We are the Hoopoes

4 08 2012

“I think it’s really important for me not to forget where I came from”

Anna Kournikova

Most of people in Spain has a village. It’s not the village where you live but where you, your parents or even your granparents were born. In any of those cases, you feel that village yours and it’s always a pleasure to come back, see your old friends and enjoy the fact nature is closer there.

Aguaviva de la Vega is my village. It is placed in southern Soria, central Spain, 200km north of Madrid and just in the edge of the Spanish central plateaux. People from here are so-called “The Hoopoes” and even I like that surname, I’ve never understood where does it come from.

There is not a predominant landscape, what means the biodiversity is high. There are stony calcarium slopes with disperse bushes or encinas, dense oak tree forests, extensive mill fields with some plain scrubland areas in between and a nice Populus river forest together with the village.

Talking about birds, more than 90 species do breed. To make you aware of the diversity it’s worth to say a Golden eagle nest can be found close to the village in one of the pintoresque cliffs, while is also possible to hear the Dupont’s lark singing in the scrublands south of the village during the quiet March nights. Both species can be detected from the same point. Walking across the steppeland, is always nice to notice the presence of some Black-bellied sandgrouse, even this species is getting alarmly scarcer. The same is occuring to the Little bustard, which inhabits the mill fields taking profit also of the surrounding steppes. Greater short-toed lark, Tawny pipit and Spectacled warbler are commoner. It must be also said that all of these places are good to look for the mythic Eurasian dotterel from the end of August to the end of September.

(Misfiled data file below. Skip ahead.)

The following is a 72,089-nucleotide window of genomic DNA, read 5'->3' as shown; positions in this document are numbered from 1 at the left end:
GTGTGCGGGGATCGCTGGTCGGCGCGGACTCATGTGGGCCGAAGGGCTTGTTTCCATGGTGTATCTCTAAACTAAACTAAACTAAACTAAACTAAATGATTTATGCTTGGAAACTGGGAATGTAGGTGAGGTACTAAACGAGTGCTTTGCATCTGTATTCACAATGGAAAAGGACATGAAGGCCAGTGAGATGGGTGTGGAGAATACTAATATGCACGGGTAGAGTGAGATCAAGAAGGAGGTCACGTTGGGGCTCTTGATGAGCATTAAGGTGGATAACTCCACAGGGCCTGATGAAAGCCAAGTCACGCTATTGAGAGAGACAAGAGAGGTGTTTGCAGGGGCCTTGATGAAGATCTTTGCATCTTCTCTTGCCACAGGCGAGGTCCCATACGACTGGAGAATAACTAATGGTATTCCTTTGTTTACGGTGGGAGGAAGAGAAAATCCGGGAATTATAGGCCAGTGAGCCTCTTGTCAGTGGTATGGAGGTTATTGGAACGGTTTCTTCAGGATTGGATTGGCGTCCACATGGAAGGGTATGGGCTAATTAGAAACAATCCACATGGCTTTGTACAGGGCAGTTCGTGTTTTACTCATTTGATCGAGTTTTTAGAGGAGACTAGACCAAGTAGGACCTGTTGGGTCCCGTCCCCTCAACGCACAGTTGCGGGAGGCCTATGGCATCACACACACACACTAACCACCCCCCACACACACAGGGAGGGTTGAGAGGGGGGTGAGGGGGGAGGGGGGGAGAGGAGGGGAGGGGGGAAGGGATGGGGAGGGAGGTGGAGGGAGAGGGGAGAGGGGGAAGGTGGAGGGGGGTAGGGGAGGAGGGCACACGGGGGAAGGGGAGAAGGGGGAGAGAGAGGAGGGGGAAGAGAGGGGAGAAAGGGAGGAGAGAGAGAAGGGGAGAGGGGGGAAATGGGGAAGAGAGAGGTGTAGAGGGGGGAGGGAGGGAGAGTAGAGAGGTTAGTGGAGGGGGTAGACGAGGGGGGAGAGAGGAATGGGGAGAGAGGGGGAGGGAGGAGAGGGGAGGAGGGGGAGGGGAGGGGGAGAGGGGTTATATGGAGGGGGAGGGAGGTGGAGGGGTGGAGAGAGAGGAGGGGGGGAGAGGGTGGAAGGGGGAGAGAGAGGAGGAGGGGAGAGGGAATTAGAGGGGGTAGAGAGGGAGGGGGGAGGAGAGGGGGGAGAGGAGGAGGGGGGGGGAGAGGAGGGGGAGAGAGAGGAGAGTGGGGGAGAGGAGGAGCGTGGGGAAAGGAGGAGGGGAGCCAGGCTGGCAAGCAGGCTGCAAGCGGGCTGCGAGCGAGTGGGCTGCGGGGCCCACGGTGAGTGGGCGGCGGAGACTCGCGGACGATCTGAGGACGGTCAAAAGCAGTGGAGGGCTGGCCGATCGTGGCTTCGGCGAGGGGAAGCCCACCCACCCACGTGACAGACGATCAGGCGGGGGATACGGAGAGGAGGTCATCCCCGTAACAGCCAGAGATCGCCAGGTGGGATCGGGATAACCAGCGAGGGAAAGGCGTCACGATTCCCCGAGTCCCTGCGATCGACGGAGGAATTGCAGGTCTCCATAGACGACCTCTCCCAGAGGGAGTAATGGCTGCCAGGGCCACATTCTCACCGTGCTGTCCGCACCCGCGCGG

The cliffs where the Golden eagle breeds have also good densities of Rufous-tailed rock thrush. They are so close to the village that it’s not difficult to see some individuals foraging in the roofs of the houses. Eagle owl, Rock martin, Rock Sparrow and Red-billed chough are also present, while Peregrine falcon and Egyptian vulture are extinct as breedind species, even it’s posible to see some migrating individuals of the last.

Below the cliffs, there are quite a lot stony slopes with disperse bushes that house Western orphean warbler and both Rock and Ortolan bunting. That’s maybe the most valuous habitat of the village.

The oak trees are not so diverse, but, apart from the high densities of Western Bonelli’s warbler, there are some interesting raptors such as Short-toed and Booted eagles. There are at least 1 pair of the first and 3 pairs of the last inside the limits of the village. The sources of water inside of the oak forest are good for migrants, specially in the post-nuptial migration. Lots of Common redstars, Iberian Chiffchaffs and Pied flycatchers can be found there.

Finally, the river forest just by the village houses an impressive density of Golden oriole, Scops owl, Turtle dove and a huge etcetera.

Mammals are always present in the walks. The most conspicous is the Roe deer, while Pine marten and Iberian hare are commoner at night than expected during the day. The most interesting species is the Mediterranean water shrew, present in the channels surrounding the wet limit of the village.

Just to say something about butterflies, Agrodiaetus fabressei and Plebicula nivescens are both extremely localized species, restricted to the dry and calcarium slopes of central Spain. Both can be found coming to drink close to the village during the central hours of the hot august days.

I will be there for the next month (except for a weekend in Lanzarote). I will try to keep my naturalistic activity and try to look to these ecosystems with the same eyes than in the Canaries.

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